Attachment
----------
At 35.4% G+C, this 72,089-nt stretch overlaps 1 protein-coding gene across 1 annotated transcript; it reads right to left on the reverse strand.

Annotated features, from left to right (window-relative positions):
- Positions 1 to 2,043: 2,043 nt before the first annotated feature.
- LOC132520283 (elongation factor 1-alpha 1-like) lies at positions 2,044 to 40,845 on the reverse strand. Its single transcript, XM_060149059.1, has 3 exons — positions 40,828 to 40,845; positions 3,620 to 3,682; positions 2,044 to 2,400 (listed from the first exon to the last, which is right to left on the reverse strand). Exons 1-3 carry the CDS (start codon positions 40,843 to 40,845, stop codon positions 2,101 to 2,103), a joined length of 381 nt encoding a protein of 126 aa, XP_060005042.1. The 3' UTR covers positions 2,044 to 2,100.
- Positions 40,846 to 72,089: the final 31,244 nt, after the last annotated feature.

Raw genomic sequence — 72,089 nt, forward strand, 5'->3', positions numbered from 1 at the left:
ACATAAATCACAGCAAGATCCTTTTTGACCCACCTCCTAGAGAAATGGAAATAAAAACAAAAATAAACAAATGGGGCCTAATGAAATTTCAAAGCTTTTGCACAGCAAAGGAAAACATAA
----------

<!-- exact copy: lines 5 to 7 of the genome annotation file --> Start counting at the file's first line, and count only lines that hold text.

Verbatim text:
- Positions 40,846 to 72,089: the final 31,244 nt, after the last annotated feature.

Raw genomic sequence — 72,089 nt, forward strand, 5'->3', positions numbered from 1 at the left:
ACATAAATCACAGCAAGATCCTTTTTGACCCACCTCCTAGAGAAATGGAAATAAAAACAAAAATAAACAAATGGGGCCTAATGAAATTTCAAAGCTTTTGCACAGCAAAGGAAAACATAA